Two lobbying groups are asking the state to allow New York’s restaurants and bars to begin serving in-house customers again during the second phase of economic reopening instead of two weeks later during the third phase, as is the case under the current state plan.

The New York State Restaurant Association and the Empire State Restaurant & Tavern Association base their requests on the federal Centers for Disease Control’s “Interim Guidance for Restaurants and Bars.” The publication, distributed after New York’s reopening timeline was created, offers multistep recommendations for gradual reopening, starting with limited bar and dining-room capacity and moving toward increasing capacity, with social distancing and strict training and cleaning regimens.

The federal plan would allow restaurant and bar reopening to start aseach of New York’s 10 economic zones reaches Phase 2, which atthe moment has been reserved for banking/finance, insurance, real estate and in-store retail. Restaurants, bars and hotels are in Phase 3, while arts venues, recreation and education are in Phase 4.

There is a two-week period between the reopening of each phase. The first, covering construction, agriculture and manufacturing, began Wednesday in the Capital Region. Under the state’s timeline, provided health metrics related to the coronavirus pandemic continue to be met, local restaurants and bars would be allowed to reopen June 17, with capacity restrictions and other rules expected to be in place. The lobbying groups would like to see that pushed up to June 3, when Phase 2 reopenings are set to start locally.

NYSRA’s proposal calls for outdoor dining only during Phase 2, with inside service to come later; ESRTA advocates in Phase 2 for all table-service dining areas to be limited to 50 percent capacity, bars to 25 percent, with bar patrons required to be seated. Capacities would expand in stages under both plans.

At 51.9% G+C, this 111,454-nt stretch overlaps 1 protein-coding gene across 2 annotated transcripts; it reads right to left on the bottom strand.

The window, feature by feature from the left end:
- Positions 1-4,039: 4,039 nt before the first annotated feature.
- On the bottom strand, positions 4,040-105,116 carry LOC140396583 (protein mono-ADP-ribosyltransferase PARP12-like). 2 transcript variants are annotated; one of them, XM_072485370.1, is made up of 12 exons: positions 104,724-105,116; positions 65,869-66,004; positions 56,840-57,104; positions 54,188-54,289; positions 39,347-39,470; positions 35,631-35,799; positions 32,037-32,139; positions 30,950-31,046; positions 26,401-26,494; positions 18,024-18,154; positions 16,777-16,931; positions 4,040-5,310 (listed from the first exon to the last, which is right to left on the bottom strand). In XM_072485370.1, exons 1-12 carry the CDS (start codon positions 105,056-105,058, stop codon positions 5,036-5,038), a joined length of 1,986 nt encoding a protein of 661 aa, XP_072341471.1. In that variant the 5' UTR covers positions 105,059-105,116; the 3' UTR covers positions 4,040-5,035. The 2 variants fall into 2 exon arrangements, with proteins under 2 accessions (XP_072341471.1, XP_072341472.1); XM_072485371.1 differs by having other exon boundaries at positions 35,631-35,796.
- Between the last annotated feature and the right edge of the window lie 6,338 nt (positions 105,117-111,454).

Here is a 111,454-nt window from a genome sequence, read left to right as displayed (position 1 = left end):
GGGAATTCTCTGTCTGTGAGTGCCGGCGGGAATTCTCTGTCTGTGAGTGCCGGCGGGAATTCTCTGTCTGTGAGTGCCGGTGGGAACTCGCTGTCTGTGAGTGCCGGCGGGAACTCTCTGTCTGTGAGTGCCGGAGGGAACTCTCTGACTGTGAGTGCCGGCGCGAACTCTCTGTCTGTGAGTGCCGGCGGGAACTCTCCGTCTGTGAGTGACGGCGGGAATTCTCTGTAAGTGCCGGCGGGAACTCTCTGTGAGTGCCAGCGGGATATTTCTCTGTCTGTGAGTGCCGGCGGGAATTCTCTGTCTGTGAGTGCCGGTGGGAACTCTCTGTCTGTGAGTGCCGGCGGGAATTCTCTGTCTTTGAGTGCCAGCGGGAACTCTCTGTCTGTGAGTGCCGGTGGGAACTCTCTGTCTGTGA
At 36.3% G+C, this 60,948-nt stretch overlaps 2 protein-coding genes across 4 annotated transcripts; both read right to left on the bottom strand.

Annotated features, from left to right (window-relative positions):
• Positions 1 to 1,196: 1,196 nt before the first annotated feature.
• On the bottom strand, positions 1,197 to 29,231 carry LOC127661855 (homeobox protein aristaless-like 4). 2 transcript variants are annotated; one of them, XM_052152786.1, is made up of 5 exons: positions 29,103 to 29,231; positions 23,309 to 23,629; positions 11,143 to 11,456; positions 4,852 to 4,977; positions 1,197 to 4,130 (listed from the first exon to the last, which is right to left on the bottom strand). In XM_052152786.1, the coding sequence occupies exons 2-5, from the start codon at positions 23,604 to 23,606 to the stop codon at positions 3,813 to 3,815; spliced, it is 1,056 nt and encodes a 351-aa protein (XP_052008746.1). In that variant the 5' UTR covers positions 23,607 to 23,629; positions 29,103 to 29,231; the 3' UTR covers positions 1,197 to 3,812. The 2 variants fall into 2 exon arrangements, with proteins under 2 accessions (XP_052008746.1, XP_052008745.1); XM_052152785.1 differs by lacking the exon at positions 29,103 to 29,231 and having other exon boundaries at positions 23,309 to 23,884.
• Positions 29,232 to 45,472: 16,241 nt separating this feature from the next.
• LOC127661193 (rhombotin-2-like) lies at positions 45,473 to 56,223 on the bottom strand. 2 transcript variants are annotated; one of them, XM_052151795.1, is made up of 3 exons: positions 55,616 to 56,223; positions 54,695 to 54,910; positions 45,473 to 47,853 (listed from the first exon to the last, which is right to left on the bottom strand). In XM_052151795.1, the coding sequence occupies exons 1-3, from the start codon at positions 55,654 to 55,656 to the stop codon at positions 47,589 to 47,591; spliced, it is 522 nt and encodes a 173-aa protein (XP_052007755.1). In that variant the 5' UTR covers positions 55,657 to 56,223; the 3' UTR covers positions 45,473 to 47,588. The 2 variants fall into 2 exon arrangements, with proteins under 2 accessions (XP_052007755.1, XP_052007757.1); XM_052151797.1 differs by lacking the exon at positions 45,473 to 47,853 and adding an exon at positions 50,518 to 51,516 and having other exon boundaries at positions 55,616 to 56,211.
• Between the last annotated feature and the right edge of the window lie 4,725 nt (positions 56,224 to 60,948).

“Our plan relies on guidance provided by the CDC and the FDA, so our plan for reopening restaurants and bars is based on science and facts,” said Scott Wexler, executive director of the restaurant and tavern association. He said, “It takes measured steps to loosen restrictions on restaurants and bars that take the necessary steps to protect the public health. And it’s consistent with (Gov. Andrew Cuomo’s) objective to open up businesses in a safe and smart way.”

“We’re trying to get traction on outdoor dining” to start with, said Melissa Fleischut, CEO of the New York State Restaurant Association. She noted that Connecticut began to allow outdoor dining at restaurants on Thursday.

In a follow-up statement, she added, “We are formally asking for expanded outdoor dining capabilities (and) an emphasis on social distancing requirements over capacity limits. … Just about every restaurant in the state is teetering on the edge of financial hardship, and we need to do everything possible to keep them afloat.”

Wexler and Fleischut said they have not received an official state response to their proposals. Albany County Executive Dan McCoy, who is a member of the Capital Region Control Room group that is leading local reopening efforts, said through aspokeswoman that he did not have a direct comment on the lobbying groups’ proposals. He said, “I want to reopen our county and our region with public health and safety asa priority.” A spokesman for Cuomo’s office did not immediately reply to a request for comment.

Area restaurateurs generally would like to be able to offer table and bar service again as soon as possible, to start to offset revenue losses that total $5.5 billion statewide since mid-March, according to NYRSA figures. But local owners said competing proposals and a changing timeline would be challenging in terms of hiring, training and ordering.

“I’d rather have one set date that we know we can work toward,” said Matt Baumgartner, who owns three Capital Region locations of Wolff’s Biergarten and the West Sand Lake bar and event venue June Farms. “If it keeps changing, that makes reopening more difficult.”

Vic Christopher, owner of the five-business Clark House Hospitality in Troy, said, “A delay or series of delays would be easier to navigate than … start dates earlier than anticipated.”